This is not a film about Zelensky; it’s a film about Penn’s feelings about Zelensky.
On the first full day of the invasion, Penn goes to see the Ukrainian president, but plans to ask him no questions. “Not on a day like this,” Penn says. “I hoped the film would be useful. That’s about it.” But as with so many things in this film — why is Penn in this minefield? — we are never really told what that means.
It’s a missed opportunity. A year and a half into this war, the overwhelming tide of support for Ukraine appears to be starting to crack, at least in this country, with Republican candidates jumping over themselves to see who can say more loudly that the billions being sent there deserve to be spent at home.
Maybe Penn’s film is just late. “The aura of the superhero has faded, as Zelensky himself predicted it eventually would,” Simon Shuster, author of a forthcoming biography of Zelensky, told me. “Penn’s film arose from that well-deserved moment of hero worship around Zelensky earlier in the invasion. But now the film seems out of key, because people have gotten more interested in the man behind the myth-making.”
It’s probably something deeper. There’s a part during one of Penn’s interviews with Zelensky. They’re sitting outside in a garden, it seems like springtime. Penn asks the president to recall their meeting the day of the invasion, the second time they had met. “I saw a change in you,” Penn tells him. “There was an air of — you were born for this moment.”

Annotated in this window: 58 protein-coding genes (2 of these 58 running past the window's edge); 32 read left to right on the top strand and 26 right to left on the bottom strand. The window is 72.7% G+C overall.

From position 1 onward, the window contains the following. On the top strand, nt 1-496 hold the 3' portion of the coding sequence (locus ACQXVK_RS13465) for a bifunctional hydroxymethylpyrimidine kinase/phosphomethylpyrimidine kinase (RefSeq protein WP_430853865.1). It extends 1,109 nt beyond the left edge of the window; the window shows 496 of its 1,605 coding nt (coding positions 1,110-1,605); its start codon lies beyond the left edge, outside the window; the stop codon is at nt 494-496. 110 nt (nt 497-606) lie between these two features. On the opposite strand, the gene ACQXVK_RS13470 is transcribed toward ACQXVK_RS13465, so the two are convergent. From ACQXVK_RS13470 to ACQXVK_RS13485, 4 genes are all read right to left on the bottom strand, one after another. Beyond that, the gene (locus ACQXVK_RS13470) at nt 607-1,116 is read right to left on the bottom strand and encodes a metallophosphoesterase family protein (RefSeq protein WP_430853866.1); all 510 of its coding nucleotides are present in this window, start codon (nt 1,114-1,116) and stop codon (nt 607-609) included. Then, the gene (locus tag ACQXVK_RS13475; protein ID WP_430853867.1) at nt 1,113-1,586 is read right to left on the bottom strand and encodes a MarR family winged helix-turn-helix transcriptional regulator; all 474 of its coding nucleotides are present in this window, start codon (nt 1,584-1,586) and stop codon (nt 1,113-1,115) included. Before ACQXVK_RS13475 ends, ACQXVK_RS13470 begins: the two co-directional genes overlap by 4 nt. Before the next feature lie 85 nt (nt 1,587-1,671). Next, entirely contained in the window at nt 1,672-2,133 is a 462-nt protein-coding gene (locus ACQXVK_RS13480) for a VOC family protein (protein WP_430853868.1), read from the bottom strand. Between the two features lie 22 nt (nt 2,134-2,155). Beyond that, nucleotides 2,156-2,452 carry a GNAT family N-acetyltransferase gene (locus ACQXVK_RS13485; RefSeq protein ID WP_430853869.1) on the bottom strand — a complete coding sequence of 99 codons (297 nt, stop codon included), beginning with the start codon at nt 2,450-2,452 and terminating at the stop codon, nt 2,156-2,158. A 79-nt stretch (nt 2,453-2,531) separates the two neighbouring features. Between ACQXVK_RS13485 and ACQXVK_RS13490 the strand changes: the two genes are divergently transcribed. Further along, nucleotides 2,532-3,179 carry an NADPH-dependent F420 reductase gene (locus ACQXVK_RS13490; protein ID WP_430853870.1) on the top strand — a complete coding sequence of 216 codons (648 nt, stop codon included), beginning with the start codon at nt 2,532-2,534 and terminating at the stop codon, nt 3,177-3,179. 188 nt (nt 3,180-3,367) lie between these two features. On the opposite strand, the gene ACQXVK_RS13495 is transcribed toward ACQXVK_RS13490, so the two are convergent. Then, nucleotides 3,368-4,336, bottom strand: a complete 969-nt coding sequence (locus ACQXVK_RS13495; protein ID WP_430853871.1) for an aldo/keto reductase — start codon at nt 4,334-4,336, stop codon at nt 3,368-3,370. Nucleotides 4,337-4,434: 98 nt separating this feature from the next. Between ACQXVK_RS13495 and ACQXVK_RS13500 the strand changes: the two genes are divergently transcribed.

Penn wants us to love Zelensky because he does. There’s no play for emotion, or connection. He is aiming for pure transference. But who are these people who do what Sean Penn tells them? How big can that audience be?
In a way, it’s as if in that garden moment, Penn is not talking to Zelensky but to himself. Here he is with an actor who stepped outside of the norm and did something actors were not expected to do, and a huge part of the world loved him for it.
But we know Penn is not a reliable narrator. He deserves praise for being on the right side of history this time, but there’s so much to look back on and wince: the lionization of Venezuela’s Hugo Chavez, to say nothing of narco kingpin El Chapo. And it’s not like that’s all in the past. At a Q&A following the screening in Tribeca, Penn appeared shaky, if impassioned. At one point, he went on a rant about great leaders. “We take great leaders down for nothing,” he said, growing fidgety in his seat, decrying “trends” that had led so many men to lose their positions of power. “I think there’s a great leader in the room right now,” Penn continued, before pointing into the darkness and toward the third row. There sat Andrew Cuomo, who resigned as governor of New York in 2021 following multiple allegations of sexual misconduct.
There are some incredible films to watch about Ukraine — particularly 20 Days in Mariupol, directed by Pulitzer Prize-winning AP journalist Mystyslav Chernov and winner of the Audience Award at Sundance. You will feel the pain being inflicted on Ukraine right now — rather than watch Sean Penn’s feelings about it.